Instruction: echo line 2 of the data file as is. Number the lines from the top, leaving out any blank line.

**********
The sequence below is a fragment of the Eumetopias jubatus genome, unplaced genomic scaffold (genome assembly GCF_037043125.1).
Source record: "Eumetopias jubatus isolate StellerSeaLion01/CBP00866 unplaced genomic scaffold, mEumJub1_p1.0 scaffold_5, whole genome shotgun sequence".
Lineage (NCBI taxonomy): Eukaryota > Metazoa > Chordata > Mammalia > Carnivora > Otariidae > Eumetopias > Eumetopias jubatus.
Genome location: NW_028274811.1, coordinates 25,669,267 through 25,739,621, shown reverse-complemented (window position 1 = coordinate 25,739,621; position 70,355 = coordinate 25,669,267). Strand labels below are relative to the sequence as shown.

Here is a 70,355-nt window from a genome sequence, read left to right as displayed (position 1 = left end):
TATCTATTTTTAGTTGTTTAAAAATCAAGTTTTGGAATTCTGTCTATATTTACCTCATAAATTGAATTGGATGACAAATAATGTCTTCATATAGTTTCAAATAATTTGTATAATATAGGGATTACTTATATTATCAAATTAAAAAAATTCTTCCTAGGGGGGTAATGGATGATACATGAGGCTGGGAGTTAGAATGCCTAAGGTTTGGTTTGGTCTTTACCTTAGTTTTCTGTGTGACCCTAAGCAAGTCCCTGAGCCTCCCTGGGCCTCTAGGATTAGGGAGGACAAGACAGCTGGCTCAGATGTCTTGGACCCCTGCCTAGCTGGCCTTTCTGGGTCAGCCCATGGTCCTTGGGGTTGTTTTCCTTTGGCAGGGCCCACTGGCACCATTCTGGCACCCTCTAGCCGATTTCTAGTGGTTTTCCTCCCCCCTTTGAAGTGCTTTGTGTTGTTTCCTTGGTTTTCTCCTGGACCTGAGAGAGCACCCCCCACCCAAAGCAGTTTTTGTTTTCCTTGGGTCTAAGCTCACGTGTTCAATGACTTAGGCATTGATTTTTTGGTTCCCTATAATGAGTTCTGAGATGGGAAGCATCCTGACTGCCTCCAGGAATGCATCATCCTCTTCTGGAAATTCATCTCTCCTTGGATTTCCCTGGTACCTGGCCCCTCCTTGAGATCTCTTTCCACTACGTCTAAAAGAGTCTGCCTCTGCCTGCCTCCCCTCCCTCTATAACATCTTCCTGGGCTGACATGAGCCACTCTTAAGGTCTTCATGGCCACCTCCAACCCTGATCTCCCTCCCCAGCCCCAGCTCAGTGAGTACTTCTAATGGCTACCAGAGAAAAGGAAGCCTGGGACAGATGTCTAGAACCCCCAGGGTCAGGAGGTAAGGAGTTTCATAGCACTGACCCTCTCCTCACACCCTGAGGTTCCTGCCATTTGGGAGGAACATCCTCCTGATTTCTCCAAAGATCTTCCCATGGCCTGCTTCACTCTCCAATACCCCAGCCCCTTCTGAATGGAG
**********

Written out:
Source record: "Eumetopias jubatus isolate StellerSeaLion01/CBP00866 unplaced genomic scaffold, mEumJub1_p1.0 scaffold_5, whole genome shotgun sequence".